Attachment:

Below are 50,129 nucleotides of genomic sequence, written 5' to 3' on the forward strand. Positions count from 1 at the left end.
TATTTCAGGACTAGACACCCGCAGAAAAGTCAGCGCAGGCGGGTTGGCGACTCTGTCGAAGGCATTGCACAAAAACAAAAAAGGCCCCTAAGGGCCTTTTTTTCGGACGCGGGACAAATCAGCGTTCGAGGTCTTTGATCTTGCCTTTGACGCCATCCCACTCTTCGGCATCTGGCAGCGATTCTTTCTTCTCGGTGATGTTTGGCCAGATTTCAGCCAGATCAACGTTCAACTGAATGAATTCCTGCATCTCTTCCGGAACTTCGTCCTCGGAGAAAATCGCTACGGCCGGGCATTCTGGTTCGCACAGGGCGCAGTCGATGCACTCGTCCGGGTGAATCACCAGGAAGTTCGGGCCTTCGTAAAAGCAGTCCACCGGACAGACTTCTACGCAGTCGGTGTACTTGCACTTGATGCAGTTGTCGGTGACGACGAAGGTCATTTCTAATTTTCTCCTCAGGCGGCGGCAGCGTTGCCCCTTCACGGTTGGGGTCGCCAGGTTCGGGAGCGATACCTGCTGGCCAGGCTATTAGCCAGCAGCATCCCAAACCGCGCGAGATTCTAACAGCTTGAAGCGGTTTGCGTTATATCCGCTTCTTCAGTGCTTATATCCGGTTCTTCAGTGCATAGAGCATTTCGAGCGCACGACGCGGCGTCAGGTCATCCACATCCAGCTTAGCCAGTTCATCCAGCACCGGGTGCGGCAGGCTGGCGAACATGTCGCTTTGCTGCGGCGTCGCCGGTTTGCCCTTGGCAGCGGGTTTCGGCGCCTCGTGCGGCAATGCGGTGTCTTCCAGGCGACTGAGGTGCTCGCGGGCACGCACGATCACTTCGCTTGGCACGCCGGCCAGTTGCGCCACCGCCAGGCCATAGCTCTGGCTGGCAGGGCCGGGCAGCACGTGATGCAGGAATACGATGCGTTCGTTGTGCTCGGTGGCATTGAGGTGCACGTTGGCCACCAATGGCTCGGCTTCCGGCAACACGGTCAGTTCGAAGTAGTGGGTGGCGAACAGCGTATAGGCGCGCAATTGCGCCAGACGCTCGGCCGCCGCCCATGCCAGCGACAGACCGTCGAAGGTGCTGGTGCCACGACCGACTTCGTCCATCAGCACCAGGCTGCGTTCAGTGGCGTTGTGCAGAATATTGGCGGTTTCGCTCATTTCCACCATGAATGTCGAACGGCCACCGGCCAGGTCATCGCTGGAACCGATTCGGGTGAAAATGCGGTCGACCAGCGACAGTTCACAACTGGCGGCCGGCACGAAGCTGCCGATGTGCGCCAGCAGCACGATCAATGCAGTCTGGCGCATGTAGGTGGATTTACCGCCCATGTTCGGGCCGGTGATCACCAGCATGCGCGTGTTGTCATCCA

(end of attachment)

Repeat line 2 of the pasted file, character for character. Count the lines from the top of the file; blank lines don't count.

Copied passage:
TATTTCAGGACTAGACACCCGCAGAAAAGTCAGCGCAGGCGGGTTGGCGACTCTGTCGAAGGCATTGCACAAAAACAAAAAAGGCCCCTAAGGGCCTTTTTTTCGGACGCGGGACAAATCAGCGTTCGAGGTCTTTGATCTTGCCTTTGACGCCATCCCACTCTTCGGCATCTGGCAGCGATTCTTTCTTCTCGGTGATGTTTGGCCAGATTTCAGCCAGATCAACGTTCAACTGAATGAATTCCTGCATCTCTTCCGGAACTTCGTCCTCGGAGAAAATCGCTACGGCCGGGCATTCTGGTTCGCACAGGGCGCAGTCGATGCACTCGTCCGGGTGAATCACCAGGAAGTTCGGGCCTTCGTAAAAGCAGTCCACCGGACAGACTTCTACGCAGTCGGTGTACTTGCACTTGATGCAGTTGTCGGTGACGACGAAGGTCATTTCTAATTTTCTCCTCAGGCGGCGGCAGCGTTGCCCCTTCACGGTTGGGGTCGCCAGGTTCGGGAGCGATACCTGCTGGCCAGGCTATTAGCCAGCAGCATCCCAAACCGCGCGAGATTCTAACAGCTTGAAGCGGTTTGCGTTATATCCGCTTCTTCAGTGCTTATATCCGGTTCTTCAGTGCATAGAGCATTTCGAGCGCACGACGCGGCGTCAGGTCATCCACATCCAGCTTAGCCAGTTCATCCAGCACCGGGTGCGGCAGGCTGGCGAACATGTCGCTTTGCTGCGGCGTCGCCGGTTTGCCCTTGGCAGCGGGTTTCGGCGCCTCGTGCGGCAATGCGGTGTCTTCCAGGCGACTGAGGTGCTCGCGGGCACGCACGATCACTTCGCTTGGCACGCCGGCCAGTTGCGCCACCGCCAGGCCATAGCTCTGGCTGGCAGGGCCGGGCAGCACGTGATGCAGGAATACGATGCGTTCGTTGTGCTCGGTGGCATTGAGGTGCACGTTGGCCACCAATGGCTCGGCTTCCGGCAACACGGTCAGTTCGAAGTAGTGGGTGGCGAACAGCGTATAGGCGCGCAATTGCGCCAGACGCTCGGCCGCCGCCCATGCCAGCGACAGACCGTCGAAGGTGCTGGTGCCACGACCGACTTCGTCCATCAGCACCAGGCTGCGTTCAGTGGCGTTGTGCAGAATATTGGCGGTTTCGCTCATTTCCACCATGAATGTCGAACGGCCACCGGCCAGGTCATCGCTGGAACCGATTCGGGTGAAAATGCGGTCGACCAGCGACAGTTCACAACTGGCGGCCGGCACGAAGCTGCCGATGTGCGCCAGCAGCACGATCAATGCAGTCTGGCGCATGTAGGTGGATTTACCGCCCATGTTCGGGCCGGTGATCACCAGCATGCGCGTGTTGTCATCCA